We got to the Lava spring which was beautiful crystal water flowing into a gorgeous lava rock pool of ashen grey stone. Supposedly the best water on the entire PCT and it tasted great. Adams was cool it had a huge glacier on it that looked like a frozen waterfall.

 Then unfortunately Maggies ankle started to hurt her badly. It was a little scary we stopped after 14 miles instead of doing 16. It was a bad spot the mosquitoes were insane again there.

The next day her ankle felt better and we had an easy hike to this road. It was probably just stress from the hard day we'd had. We found ourselves flying down the road in a pickup bed, cliff dropping away beneath us, a spectacular view of Adams before us. It was an amazing ride to the town of Trout Lake where we got a $20 room. There were two little rooms above the grocery store and Connor booked one and we got the other so we had the whole place to ourselves. The rooms were clean and beautiful, nice queen bed with fluffy pillows and no shower just the bathtub. I took two baths! It was very informal they didn't take our names, no key, just handed them 20$. The room is a PCT secret.

We all ate restaurant food and ice cream and then just hung out in the room and drank. I bought a little bottle of whiskey and that might have been a bad idea because we had beer too and Connor suddenly was belligerently drunk. I forgot that some people have problems with alcohol. He confessed of all his deepest insecurities, then got in a fight with some people outside. It was nothing physical and in the morning I learned that it probably wasn't his fault because these scummy "thru hikers" were seriously jerks. We like Connor, he's a nice young person, a music major in Milwaukee, who has plunged into this epic trip with very little research and preparation. This is his first exposure to the mountains, his first time away from home for more than two weeks, and he's alone. He has a lot to learn and I think Maggie and I have taught him a lot. Therefore, we think it appropriate for his safety that he stays with us for the next few days through the wilderness to Cascade Locks, so for now we've adopted a friend.

Anyway, I called a phone number and some trail angel came and drove us back to the PCT. We started hiking into a very pleasant woodland and camped in a berry patch. What a gorgeous spot. We then kept hiking into the Indian Heaven wilderness which had some beautiful lakes. We found so many huckleberries we couldn't keep hiking, we just had to stop and gorge ourselves! We swam in the blue lake here where we're camped. Next to Tombstone lake...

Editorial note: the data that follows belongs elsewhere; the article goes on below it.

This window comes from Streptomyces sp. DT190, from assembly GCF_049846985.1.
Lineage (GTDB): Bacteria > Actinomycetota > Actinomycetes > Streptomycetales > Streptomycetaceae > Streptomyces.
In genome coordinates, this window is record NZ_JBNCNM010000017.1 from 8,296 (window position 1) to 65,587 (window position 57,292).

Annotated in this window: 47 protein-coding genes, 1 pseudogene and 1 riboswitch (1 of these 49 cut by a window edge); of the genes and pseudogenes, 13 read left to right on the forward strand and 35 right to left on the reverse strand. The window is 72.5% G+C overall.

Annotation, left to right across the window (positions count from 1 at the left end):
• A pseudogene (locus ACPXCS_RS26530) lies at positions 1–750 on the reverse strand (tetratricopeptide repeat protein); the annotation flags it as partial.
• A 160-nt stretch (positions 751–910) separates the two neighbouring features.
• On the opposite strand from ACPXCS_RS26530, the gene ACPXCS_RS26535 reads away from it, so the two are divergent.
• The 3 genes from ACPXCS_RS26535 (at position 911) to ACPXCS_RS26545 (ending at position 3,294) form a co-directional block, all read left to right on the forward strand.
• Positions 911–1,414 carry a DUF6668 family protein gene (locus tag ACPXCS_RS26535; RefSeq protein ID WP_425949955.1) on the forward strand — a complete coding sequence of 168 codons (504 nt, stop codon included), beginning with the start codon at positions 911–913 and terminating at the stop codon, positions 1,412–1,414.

Then we learned why its called Indian Heaven... Maggie and I, just falling asleep, suddenly heard footsteps.

Loud footsteps somewhere around in the bushes. "Connor...?" We said quietly, no answer. Then walking right by Connor's tent. "Hey, Connor." Still no reply. We shine a flashlight on the noise and a pair of eyes glinted in the light. "CONNOR! THERE'S A BEAR BY YOUR TENT!" He woke up. We got out of the tent and looked around whistling and yelling and the animal had silently disappeared. Was it possibly Sasquatch, or a lion? Perhaps an Indian Bobcat. We still heard it later. Walking around.

"You know why they call it Tombstone lake right? There was a big Indian massacre here, this is the Indian Heaven wilderness for a reason. The ghosts still haunt the place of course, walking skeleton creatures with big feathery headdresses that just stand there in the woods... Breaking branches off the trees!" We kept hearing branches breaking in the woods. "The Indian Heaven is the white man's HELL!"

 Then the footsteps came back. Maggie and I sat bolt upright, she was terrified now. We stared transfixed and silent into the night our hearts beating fast as we listened intently to the loud stomping steps.  "Connor...?" He was asleep again. Again they walked right up to his tent.. We turned our flashlights on it didn't see the beast but heard epic crashing and smashing through the trees of it fleeing. "CONNOR WAKE UP!" We yelled.

This kept happening, little noises, ghosts all night, Maggie hated it. Guess that's what the Indian Heaven is all about, ghosts, and what happens when you camp on an Indian graveyard. Hey we're all still learning and having a great time doing it. Now its just 5 more days and we're done with Washington. We'll have hiked 380 out of the 507 miles of Washingtons PCT so I think that's pretty good! Looking forward to getting to Oregon!


  1. I love that I get to read stories I haven't yet been told (like sliding down the snow). There is always a surprise in your blog. These pictures, once again, are fantastic. Think about you two all the time. Stay well.

  2. I agree with all of Lynn's comments. I really enjoy reading your blog.

  3. Those bears / ghosts are so scary. I don't know how you stayed there the whole night.